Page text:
In Guest Articles

Here we’re excited to share the hearing loss story of Claire, a MED-EL cochlear implant recipient who was born hearing but developed a hearing loss early in her childhood. Then she asked her doctor about cochlear implants.

Born Hearing

When I was born, I could hear fine. It was only around my fourth birthday that my parents noticed something wasn’t right. If I was playing upstairs and my mum called me from downstairs I didn’t respond. At first my parents obviously thought I was just ignoring them. However as time went on they realised I needed to have my hearing checked.

The reason why I have a hearing loss is unknown, however there is a possibility that it was caused by the MMR vaccine. At age four-and-a-half I started wearing hearing aids in each ear. At first I was hearing impaired, but my hearing slowly deteriorated and by age 8 my hearing loss was classed as profoundly deaf.

The first time cochlear implant was mentioned to me was when I was 13 years old. I was in secondary school and had my weekly appointment with a teacher for the deaf. It was him who suggested that I could use a cochlear implant and briefly introduced the idea to me. I immediately rejected it. I even went home and told my parents who could see how much the thought of it had upset me. So after that it was soon all forgotten about until I was in 6th form, when I was 16 years old.

Hearing Loss Affected Claire’s Schoolwork

After achieving high grades for my GCSEs, I had chosen to do my AS-Levels in Maths, Geography and Physical Education. After 16, my statement at school was stopped and I therefore no longer received any extra support from my teachers in terms of notes, assistants, etc. A couple of months after that, I was struggling in lessons. It got to the point where I didn’t attend lessons.

What surprises me is none of my teachers recognised I was struggling and that I wasn’t turning up for lessons. This went on for most of the year and I decided to just turn up to my exams knowing I would fail anyway. I wasted a year of my life and this was a big eye opener for me: I started to realise just how deaf I was and that put me in a really bad place.

I then decided I needed to do something with my life and made the decision to study at college. I enrolled on a National Diploma in Sports Development and Fitness. My course tutor was extremely supportive and because of this I completed the two years. I found this course incredibly easy and coped rather well with understanding lecturers because of the small class sizes.

Following this, I was offered a place at the University of Bedfordshire to study a BSc Hons in Sport and Physical Education. But because the classes were larger and the lecture rooms were bigger, I started to struggle again. I couldn’t understand what was being said and was extremely tired from lip reading. Even though the Disabled Student Allowance provides support, this support was only in the form of a note taker or interpreter. As I am not fluent in sign language an interpreter wasn’t an option. A note taker would have been an option, but I had to attend lectures for them to be there. I refused to travel for a two-hour round trip to sit in a room for several hours not understanding what’s being said just so a note taker could take notes for me during the lecture. I therefore took the decision to study at home but still attended practical sessions, and I graduated in July, 2011, with a 2:1.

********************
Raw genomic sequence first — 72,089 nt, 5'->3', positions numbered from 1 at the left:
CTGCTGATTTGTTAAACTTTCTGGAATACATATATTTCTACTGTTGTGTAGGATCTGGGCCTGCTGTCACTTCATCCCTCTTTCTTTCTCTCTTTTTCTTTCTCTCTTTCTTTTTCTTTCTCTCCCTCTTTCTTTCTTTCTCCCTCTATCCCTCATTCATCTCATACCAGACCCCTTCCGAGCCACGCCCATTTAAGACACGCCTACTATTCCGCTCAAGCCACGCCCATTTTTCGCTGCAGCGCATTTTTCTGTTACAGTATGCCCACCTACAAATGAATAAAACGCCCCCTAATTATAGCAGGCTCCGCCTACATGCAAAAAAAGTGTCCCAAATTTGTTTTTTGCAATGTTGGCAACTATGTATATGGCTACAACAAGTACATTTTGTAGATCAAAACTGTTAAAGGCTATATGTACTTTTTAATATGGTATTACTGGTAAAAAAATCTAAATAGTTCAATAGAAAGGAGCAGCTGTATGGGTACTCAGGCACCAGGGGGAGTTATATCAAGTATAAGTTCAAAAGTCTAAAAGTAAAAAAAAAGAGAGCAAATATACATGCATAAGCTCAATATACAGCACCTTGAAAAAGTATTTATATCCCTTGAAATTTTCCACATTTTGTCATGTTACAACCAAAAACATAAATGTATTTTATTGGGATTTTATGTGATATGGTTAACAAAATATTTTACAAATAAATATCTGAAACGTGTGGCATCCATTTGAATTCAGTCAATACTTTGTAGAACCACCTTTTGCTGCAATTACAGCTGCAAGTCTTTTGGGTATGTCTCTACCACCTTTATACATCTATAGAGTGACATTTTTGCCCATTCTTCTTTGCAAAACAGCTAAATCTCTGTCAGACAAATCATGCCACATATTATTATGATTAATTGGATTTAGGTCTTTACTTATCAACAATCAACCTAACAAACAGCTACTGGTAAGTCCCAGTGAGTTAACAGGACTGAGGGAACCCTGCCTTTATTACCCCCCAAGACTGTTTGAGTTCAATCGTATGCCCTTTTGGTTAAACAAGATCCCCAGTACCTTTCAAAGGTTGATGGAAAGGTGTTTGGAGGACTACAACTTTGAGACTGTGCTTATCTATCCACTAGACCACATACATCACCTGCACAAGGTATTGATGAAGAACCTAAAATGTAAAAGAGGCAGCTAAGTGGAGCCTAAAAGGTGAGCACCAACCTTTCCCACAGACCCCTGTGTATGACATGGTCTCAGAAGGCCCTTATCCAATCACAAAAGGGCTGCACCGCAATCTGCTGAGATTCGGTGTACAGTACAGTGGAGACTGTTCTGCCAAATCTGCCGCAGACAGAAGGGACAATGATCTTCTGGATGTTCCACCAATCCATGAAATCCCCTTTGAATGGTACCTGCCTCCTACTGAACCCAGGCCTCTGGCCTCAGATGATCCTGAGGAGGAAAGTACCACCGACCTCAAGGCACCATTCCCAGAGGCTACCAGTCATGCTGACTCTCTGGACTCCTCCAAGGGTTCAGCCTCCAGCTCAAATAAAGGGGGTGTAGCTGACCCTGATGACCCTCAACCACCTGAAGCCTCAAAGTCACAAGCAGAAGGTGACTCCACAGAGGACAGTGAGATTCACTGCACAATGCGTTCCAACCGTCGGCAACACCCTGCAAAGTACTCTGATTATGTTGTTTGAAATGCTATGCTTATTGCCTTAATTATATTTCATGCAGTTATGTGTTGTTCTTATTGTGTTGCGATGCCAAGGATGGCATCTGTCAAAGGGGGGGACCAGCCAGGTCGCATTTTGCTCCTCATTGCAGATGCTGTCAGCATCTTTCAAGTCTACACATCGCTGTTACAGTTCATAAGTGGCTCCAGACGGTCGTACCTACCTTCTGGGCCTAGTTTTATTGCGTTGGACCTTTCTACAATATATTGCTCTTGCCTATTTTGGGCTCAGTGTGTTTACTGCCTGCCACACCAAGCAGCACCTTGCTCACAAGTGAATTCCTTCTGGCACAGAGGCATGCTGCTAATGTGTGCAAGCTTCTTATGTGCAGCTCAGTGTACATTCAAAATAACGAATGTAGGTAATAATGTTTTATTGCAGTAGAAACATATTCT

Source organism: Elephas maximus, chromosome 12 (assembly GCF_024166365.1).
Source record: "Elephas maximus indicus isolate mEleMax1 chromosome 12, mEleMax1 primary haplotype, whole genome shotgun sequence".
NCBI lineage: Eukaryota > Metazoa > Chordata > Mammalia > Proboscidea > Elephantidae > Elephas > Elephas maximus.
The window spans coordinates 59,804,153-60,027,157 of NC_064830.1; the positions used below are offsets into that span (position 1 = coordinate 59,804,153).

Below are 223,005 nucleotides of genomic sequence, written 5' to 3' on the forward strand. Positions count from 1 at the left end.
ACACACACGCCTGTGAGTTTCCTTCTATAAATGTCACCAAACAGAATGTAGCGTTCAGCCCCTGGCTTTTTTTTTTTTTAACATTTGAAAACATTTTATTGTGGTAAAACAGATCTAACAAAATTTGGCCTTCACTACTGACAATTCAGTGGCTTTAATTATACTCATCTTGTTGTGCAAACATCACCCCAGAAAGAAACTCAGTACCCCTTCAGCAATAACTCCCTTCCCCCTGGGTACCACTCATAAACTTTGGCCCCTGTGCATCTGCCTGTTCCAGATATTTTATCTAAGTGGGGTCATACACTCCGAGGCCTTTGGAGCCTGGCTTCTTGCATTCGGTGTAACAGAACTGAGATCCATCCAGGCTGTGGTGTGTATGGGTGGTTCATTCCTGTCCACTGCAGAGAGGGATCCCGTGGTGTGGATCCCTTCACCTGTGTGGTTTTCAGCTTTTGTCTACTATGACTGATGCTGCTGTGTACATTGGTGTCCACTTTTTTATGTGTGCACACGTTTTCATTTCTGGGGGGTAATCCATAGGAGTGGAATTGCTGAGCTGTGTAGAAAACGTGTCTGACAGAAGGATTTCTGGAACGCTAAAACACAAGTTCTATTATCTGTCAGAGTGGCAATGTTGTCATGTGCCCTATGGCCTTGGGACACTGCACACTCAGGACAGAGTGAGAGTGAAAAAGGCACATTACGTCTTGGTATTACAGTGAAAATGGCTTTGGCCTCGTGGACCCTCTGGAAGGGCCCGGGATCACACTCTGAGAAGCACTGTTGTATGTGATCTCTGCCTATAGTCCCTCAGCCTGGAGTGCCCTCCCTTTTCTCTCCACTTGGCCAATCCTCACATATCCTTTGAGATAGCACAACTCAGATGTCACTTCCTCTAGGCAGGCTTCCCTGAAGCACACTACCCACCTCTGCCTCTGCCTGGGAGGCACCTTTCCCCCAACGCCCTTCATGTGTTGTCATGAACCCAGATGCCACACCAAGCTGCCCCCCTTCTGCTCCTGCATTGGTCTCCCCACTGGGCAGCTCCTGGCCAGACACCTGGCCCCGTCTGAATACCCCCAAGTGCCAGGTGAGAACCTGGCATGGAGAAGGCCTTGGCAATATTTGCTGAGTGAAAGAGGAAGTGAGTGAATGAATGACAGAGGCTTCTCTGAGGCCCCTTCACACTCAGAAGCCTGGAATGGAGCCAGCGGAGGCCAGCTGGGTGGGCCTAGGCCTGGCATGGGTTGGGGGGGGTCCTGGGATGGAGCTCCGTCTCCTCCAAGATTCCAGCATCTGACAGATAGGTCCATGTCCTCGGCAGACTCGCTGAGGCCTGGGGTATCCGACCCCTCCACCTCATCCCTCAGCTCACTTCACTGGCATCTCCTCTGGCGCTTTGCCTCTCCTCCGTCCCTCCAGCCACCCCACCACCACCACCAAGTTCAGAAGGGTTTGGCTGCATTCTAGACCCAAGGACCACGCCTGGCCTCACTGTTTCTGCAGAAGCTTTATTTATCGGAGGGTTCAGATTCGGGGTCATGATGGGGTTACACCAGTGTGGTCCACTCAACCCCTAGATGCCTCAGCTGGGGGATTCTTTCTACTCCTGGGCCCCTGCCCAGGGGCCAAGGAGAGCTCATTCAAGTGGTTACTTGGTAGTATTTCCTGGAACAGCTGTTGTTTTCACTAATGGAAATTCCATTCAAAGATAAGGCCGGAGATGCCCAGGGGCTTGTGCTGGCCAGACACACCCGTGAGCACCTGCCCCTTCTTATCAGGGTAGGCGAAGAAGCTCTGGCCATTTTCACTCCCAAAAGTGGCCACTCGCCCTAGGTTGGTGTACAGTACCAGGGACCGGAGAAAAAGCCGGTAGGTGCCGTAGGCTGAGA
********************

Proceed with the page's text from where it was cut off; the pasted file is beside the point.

I started to realise just how deaf I was and that put me in a really bad place.

During my final year I started to feel I had missed out on so much in life in terms of socialising. Socialising was incredibly difficult especially in crowded places. Friends would invite me out but I end up turning them down knowing that I would be just a spectator trying to piece together conversations.

Time for a Cochlear Implant?

Then, at a routine hearing check, I enquired about a cochlear implant. I was referred to Addenbrookes Hospital. There I attended several appointments and knew straight away that I wanted to have the operation. Numerous appointments were needed for tests such as CT Scan, hearing tests, psychological tests and many more. They normally suggest you are implanted in your best ear. However, I was still slightly unsure about how successful the operation would be so I asked for my worst ear to be implanted. After all the tests were completed, the surgeons agreed that I could be implanted in my worst ear.

After a month or so of waiting I received my operation date: 31 January, 2012. Nobody knew I was having it done apart from family. I didn’t tell my friends as I know how the subject of cochlear implants is controversial in the deaf community. During discussions with friends before, many friends were completely against them. I am an individual and did not want anyone to influence my decision. I had no idea if the implant would be successful but it was a risk I was willing to take.

The day of the operation came and I was admitted to a private hospital in Cambridge. After 30 minutes of being there, the surgeon visited to check everything was ok and whether I had any questions. There was only one question or request even I asked and that was to try not shave too much of my hair off. 30 minutes later I was being carted down to the operation room. Next thing I know I was awake in recovery. There wasn’t really any pain as my ear was numb and I was given really strong painkillers. It was a very strange feeling, almost as if my ear was full of water and everything was muffled. I had to stay in overnight and was discharged the next day.

Then it was time for a 6 week wait to be switched on, which seemed to take forever.

Claire’s hearing loss story will continue in her second post, next month. Thanks for sharing, Claire! 

Comments

Recommended Posts